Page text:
South Australian Cricket Association History

The crack of leather on willow. It’s hard to imagine life without the iconic, uplifting sound.

Cricket. The South Australian Cricket Association. Adelaide Oval. They have been integral parts of everyday life in SA from the early days of colonial settlement.

It may have been a long way from the green and lush playing fields of Britain but, despite the searing heat of summer, the dust and the flies Down Under, playing the noble English game was a powerful reminder of home.

How the early settlers who brought cricket to Adelaide would gaze in wonder if they were able to see a night Test match in front of a bumper 50,000 crowd at Adelaide Oval in the 21st century. The pink ball, the drama and fanfare, the passionate, chanting fans, particularly if it’s an Ashes clash, the beautiful green turf, more like the old days in England. But, still, the sound of leather on willow. The thrill of the contest between fit, competitive and highly-skilled youngsters proudly representing their local community, or their country.

While iconic Adelaide Oval’s modern stands to the south, west and east are everything – and more – today’s sports fans could wish for, there’s so much about the venue that would remind the game’s pioneers of the way we were.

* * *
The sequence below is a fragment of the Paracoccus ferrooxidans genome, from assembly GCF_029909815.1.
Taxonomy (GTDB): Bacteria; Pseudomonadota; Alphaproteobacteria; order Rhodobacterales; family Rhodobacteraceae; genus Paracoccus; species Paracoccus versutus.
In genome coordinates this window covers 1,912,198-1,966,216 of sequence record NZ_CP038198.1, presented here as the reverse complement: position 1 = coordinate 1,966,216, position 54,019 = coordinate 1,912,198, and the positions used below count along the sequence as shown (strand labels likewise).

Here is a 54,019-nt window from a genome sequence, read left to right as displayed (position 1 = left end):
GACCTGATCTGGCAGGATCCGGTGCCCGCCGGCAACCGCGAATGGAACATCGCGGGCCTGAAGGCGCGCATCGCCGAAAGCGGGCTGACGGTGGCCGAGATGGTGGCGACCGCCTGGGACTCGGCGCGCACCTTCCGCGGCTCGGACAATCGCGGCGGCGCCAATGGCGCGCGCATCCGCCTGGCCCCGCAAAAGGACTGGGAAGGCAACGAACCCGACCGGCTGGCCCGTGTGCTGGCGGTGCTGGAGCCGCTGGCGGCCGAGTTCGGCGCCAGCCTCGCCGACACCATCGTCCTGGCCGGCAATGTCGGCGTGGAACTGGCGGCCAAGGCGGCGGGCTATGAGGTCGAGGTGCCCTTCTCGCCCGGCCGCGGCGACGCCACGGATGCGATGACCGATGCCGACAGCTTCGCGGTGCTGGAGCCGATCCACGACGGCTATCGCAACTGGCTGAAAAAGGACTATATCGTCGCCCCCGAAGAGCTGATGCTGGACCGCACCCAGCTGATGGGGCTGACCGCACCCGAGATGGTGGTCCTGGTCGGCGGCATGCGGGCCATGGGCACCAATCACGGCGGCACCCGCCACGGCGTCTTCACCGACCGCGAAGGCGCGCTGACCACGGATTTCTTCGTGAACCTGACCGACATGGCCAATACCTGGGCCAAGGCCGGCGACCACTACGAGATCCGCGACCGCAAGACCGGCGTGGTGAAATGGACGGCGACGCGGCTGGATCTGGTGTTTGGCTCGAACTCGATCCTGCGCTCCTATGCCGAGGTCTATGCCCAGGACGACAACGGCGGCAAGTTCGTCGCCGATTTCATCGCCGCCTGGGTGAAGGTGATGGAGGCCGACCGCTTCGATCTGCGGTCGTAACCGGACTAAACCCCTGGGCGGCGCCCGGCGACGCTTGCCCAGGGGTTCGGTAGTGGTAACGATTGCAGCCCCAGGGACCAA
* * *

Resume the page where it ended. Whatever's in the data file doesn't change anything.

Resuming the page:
Still standing majestically to the north is imposing St Peter’s Cathedral, founded in 1869 and a perpetual backdrop to arguably the most picturesque sporting ground in the world. The row of magnificent Moreton Bay fig trees that date back to the early days of the Oval continue to provide shade for fans of the game, enhancing the stunning vista of what remains an oval, rather than a soulless modern-day stadium. Former England captain Graham Gooch, noting many grounds world-wide had lost their charm as they were modernised and redeveloped, told SACA president Andrew Sinclair in 2014: “You must be so very proud. You have retained the Adelaide Oval feel. It’s still a beautiful cricket ground.”